Biotin, also known as B7, is a water-soluble vitamin found in foods such as eggs, milk, and bananas. This vitamin is important for overall health, and plays a role in cell growth, carbohydrate metabolism, and fatty acid synthesis. Biotin is involved in a wide range of metabolic processes primarily related to the utilization of fats, carbohydrates, and amino acids. It also influences cell growth and may help in maintaining blood sugar levels. Biotin is commonly supplemented for multiple conditions, such as hair loss, brittle nails, and nerve damage. Biotin is also thought to reduce inflammation, improve cognitive function, and increase HDL (good) cholesterol and decrease LDL (bad) cholesterol.
What Is Biotin Prescribed For?
Biotin is indicated in those with low biotin levels. Biotin deficiencies are rare, but can cause hair loss, skin problems, and neurological issues. It is unusual to be deficient in biotin since only a small amount is needed to function properly. However, it is possible. Unlike other vitamin deficiency screenings, there isn’t a good laboratory test for detecting low biotin levels. Therefore, biotin deficiency is best identified by symptoms. Symptoms may include thinning hair; red/scaly rash around the nose, eyes, and mouth; depression; tiredness; hallucinations; and tingling of the arms and legs. While oral biotin supplements are a popular option for those looking to strengthen hair and nails, biotin injections are preferable in cases of acute deficiency. For maximum vitamin absorption, injections are much more efficient and reliable than oral supplements. Biotin IV or injection treatments allow the body to absorb the compounds directly, while the bioavailability of oral supplements is affected and reduced by one’s metabolism when passing through the digestive system.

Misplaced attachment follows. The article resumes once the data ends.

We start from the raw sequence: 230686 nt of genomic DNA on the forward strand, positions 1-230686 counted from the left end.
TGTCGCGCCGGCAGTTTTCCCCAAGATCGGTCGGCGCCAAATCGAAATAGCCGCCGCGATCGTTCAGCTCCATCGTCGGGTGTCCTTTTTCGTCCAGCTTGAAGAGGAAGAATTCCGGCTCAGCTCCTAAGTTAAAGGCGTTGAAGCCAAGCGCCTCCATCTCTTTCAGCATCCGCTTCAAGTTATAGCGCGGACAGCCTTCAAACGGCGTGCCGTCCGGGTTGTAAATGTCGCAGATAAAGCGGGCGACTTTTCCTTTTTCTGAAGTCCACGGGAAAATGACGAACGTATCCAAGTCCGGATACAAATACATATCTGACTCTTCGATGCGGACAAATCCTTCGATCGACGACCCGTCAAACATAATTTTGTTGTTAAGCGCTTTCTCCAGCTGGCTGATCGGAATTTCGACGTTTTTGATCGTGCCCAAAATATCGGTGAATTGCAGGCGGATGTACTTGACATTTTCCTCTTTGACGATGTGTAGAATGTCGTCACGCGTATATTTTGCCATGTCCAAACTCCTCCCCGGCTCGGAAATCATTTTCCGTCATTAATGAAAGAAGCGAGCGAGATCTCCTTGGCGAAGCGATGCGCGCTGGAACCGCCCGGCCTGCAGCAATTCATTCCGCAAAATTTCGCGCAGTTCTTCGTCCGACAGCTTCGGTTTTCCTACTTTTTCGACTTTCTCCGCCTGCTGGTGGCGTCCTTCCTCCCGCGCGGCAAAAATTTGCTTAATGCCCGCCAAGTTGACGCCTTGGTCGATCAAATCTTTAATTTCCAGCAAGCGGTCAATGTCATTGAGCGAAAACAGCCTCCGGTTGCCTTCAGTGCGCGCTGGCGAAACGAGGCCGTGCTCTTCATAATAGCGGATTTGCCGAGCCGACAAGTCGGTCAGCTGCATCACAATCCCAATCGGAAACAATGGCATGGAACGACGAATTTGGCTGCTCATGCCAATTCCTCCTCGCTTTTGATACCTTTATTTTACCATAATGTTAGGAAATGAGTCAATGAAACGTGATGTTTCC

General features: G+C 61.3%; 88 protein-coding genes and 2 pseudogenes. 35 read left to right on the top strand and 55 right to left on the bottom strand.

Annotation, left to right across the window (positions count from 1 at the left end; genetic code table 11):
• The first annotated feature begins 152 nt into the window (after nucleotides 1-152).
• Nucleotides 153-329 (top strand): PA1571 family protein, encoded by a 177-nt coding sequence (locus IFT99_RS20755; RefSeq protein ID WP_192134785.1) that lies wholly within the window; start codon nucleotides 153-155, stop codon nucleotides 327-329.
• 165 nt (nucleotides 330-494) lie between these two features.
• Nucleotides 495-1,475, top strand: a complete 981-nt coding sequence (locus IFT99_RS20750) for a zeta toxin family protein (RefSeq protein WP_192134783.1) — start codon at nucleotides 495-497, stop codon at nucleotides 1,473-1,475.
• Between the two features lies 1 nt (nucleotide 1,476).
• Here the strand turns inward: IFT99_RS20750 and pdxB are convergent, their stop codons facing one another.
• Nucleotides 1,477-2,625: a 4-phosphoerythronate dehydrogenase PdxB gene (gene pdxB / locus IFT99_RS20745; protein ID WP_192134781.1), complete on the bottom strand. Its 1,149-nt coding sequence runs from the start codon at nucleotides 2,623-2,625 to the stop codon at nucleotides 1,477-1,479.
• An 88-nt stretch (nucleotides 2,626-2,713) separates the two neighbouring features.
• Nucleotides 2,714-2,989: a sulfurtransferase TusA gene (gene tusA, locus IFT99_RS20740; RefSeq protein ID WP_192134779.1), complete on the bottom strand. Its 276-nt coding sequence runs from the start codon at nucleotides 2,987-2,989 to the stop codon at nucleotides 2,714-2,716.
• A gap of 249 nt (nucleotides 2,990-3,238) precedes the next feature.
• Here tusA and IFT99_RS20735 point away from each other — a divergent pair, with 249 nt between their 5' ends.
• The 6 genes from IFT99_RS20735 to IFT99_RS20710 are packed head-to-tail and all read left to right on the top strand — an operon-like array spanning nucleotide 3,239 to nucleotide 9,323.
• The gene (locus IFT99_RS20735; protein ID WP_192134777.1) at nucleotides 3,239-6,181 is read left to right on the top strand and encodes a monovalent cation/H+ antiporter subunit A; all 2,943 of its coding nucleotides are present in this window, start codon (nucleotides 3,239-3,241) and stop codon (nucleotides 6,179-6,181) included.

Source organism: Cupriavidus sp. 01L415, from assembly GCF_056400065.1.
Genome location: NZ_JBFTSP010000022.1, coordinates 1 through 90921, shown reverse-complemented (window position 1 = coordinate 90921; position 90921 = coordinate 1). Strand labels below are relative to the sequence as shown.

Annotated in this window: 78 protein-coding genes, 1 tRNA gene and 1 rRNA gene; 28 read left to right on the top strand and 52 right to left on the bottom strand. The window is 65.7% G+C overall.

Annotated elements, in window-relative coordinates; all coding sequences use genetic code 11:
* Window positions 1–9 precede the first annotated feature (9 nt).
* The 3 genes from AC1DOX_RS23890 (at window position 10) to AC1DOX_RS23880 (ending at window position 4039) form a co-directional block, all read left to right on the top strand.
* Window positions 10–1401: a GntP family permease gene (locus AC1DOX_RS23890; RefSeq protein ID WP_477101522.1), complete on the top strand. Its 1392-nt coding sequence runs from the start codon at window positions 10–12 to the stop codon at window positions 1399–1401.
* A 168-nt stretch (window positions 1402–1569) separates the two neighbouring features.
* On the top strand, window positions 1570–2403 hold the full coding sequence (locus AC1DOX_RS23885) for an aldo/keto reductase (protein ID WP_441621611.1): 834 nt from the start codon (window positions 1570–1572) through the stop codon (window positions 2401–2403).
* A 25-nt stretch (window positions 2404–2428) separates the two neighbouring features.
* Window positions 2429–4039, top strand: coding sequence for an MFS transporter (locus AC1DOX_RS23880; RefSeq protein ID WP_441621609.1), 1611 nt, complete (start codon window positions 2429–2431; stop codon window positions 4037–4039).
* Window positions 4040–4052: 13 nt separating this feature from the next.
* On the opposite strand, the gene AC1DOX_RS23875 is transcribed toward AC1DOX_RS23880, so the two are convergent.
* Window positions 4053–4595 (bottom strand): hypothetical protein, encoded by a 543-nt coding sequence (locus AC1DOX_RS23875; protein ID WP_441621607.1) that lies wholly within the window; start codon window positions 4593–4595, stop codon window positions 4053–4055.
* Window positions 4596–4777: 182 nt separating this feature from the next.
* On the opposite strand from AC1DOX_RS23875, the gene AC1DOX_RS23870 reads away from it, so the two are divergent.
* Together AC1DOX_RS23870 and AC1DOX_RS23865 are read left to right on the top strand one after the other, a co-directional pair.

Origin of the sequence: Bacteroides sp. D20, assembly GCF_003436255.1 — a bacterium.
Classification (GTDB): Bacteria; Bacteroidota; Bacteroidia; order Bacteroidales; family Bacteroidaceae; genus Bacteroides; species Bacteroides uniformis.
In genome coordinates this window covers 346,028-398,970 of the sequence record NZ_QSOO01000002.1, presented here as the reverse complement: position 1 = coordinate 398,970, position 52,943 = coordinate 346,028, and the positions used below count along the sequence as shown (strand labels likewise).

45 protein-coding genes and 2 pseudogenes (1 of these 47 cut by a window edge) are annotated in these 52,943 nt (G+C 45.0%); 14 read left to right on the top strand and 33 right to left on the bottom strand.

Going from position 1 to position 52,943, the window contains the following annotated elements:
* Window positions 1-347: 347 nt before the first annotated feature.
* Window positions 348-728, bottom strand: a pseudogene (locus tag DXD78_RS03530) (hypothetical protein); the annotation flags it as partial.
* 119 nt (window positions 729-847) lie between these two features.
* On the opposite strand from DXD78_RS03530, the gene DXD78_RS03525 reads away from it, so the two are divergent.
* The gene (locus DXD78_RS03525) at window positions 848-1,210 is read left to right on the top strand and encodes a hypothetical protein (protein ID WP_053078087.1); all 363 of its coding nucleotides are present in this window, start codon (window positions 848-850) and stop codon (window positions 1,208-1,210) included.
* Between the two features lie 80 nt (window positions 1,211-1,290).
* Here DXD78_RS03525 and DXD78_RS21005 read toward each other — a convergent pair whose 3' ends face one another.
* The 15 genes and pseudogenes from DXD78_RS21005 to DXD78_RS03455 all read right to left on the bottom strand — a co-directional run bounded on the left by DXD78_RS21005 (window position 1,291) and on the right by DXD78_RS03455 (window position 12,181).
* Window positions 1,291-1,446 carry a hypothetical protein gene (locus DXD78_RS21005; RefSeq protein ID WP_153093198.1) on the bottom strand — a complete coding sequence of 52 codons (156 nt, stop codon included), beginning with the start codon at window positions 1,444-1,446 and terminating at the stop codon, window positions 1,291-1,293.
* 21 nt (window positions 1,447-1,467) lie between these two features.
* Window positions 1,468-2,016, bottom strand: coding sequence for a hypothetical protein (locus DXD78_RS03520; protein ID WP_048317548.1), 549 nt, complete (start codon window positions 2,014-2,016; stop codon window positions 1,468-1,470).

Biotin may improve conditions such as skin rashes, brittle nails, thinning hair, diabetes, or nerve pain.
Dosage, Concentration, Route of Administration
Dosage: Seek advice from an appropriately qualified and licensed physician, medical director or other healthcare provider
Route of administration: IV, IM
Speak with your healthcare provider if you are currently taking certain medications that can lower your blood levels of biotin, such as carbamazepine, phenobarbital, phenytoin, or primidone. Although there are no risks in adding biotin to your diet or regimen, it is always important to check with your doctor before adding any new supplementation to your routine. Since biotin is water-soluble, any extra in your body flushes out through the urine, so overdose is highly unlikely. If you develop any unusual or unexpected rashes, see your doctor as this may be sign of an overdose. In this case, dosages will need to be adjusted.
Some common side effects include:
- – Nausea
- – Abdominal pain or cramping
- – Diarrhea
Store at controlled room temperate. Protect from light.
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